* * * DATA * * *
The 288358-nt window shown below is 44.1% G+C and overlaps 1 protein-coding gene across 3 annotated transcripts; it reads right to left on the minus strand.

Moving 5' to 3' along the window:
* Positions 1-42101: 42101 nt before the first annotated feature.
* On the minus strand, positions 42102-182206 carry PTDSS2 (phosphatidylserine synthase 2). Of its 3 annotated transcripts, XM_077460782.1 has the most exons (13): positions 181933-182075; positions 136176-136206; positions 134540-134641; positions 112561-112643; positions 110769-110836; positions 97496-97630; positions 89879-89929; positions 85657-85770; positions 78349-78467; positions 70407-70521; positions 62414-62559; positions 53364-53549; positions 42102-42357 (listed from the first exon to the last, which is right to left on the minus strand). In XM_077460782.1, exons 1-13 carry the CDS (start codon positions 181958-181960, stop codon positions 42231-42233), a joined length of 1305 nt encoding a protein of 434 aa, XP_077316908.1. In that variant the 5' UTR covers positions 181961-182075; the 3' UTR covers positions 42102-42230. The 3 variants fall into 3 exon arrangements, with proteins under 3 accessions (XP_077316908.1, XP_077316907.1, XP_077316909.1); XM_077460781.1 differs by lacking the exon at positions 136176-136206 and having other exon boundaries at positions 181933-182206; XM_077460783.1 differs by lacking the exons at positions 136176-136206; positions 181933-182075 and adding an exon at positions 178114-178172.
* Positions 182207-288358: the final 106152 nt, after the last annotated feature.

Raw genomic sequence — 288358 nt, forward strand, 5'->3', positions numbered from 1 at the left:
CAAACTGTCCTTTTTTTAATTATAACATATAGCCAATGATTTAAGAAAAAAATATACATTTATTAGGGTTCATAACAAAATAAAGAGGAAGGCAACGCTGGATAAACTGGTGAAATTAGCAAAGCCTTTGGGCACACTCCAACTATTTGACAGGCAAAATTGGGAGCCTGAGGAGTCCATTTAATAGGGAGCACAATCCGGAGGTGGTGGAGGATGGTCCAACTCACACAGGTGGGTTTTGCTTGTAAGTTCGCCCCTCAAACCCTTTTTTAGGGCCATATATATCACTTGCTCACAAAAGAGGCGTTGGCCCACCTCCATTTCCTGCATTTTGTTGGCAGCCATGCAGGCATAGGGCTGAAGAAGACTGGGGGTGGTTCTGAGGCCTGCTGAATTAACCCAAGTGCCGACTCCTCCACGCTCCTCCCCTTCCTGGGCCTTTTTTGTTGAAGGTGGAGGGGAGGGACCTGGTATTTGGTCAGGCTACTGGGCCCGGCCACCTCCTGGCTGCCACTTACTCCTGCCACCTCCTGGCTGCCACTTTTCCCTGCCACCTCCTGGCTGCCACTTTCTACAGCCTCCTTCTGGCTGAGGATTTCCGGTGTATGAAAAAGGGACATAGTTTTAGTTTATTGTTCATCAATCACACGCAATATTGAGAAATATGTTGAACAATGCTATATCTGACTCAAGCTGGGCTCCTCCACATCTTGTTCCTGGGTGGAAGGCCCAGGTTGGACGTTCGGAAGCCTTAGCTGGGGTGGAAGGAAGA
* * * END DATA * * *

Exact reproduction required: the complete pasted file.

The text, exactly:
The 288358-nt window shown below is 44.1% G+C and overlaps 1 protein-coding gene across 3 annotated transcripts; it reads right to left on the minus strand.

Moving 5' to 3' along the window:
* Positions 1-42101: 42101 nt before the first annotated feature.
* On the minus strand, positions 42102-182206 carry PTDSS2 (phosphatidylserine synthase 2). Of its 3 annotated transcripts, XM_077460782.1 has the most exons (13): positions 181933-182075; positions 136176-136206; positions 134540-134641; positions 112561-112643; positions 110769-110836; positions 97496-97630; positions 89879-89929; positions 85657-85770; positions 78349-78467; positions 70407-70521; positions 62414-62559; positions 53364-53549; positions 42102-42357 (listed from the first exon to the last, which is right to left on the minus strand). In XM_077460782.1, exons 1-13 carry the CDS (start codon positions 181958-181960, stop codon positions 42231-42233), a joined length of 1305 nt encoding a protein of 434 aa, XP_077316908.1. In that variant the 5' UTR covers positions 181961-182075; the 3' UTR covers positions 42102-42230. The 3 variants fall into 3 exon arrangements, with proteins under 3 accessions (XP_077316908.1, XP_077316907.1, XP_077316909.1); XM_077460781.1 differs by lacking the exon at positions 136176-136206 and having other exon boundaries at positions 181933-182206; XM_077460783.1 differs by lacking the exons at positions 136176-136206; positions 181933-182075 and adding an exon at positions 178114-178172.
* Positions 182207-288358: the final 106152 nt, after the last annotated feature.

Raw genomic sequence — 288358 nt, forward strand, 5'->3', positions numbered from 1 at the left:
CAAACTGTCCTTTTTTTAATTATAACATATAGCCAATGATTTAAGAAAAAAATATACATTTATTAGGGTTCATAACAAAATAAAGAGGAAGGCAACGCTGGATAAACTGGTGAAATTAGCAAAGCCTTTGGGCACACTCCAACTATTTGACAGGCAAAATTGGGAGCCTGAGGAGTCCATTTAATAGGGAGCACAATCCGGAGGTGGTGGAGGATGGTCCAACTCACACAGGTGGGTTTTGCTTGTAAGTTCGCCCCTCAAACCCTTTTTTAGGGCCATATATATCACTTGCTCACAAAAGAGGCGTTGGCCCACCTCCATTTCCTGCATTTTGTTGGCAGCCATGCAGGCATAGGGCTGAAGAAGACTGGGGGTGGTTCTGAGGCCTGCTGAATTAACCCAAGTGCCGACTCCTCCACGCTCCTCCCCTTCCTGGGCCTTTTTTGTTGAAGGTGGAGGGGAGGGACCTGGTATTTGGTCAGGCTACTGGGCCCGGCCACCTCCTGGCTGCCACTTACTCCTGCCACCTCCTGGCTGCCACTTTTCCCTGCCACCTCCTGGCTGCCACTTTCTACAGCCTCCTTCTGGCTGAGGATTTCCGGTGTATGAAAAAGGGACATAGTTTTAGTTTATTGTTCATCAATCACACGCAATATTGAGAAATATGTTGAACAATGCTATATCTGACTCAAGCTGGGCTCCTCCACATCTTGTTCCTGGGTGGAAGGCCCAGGTTGGACGTTCGGAAGCCTTAGCTGGGGTGGAAGGAAGA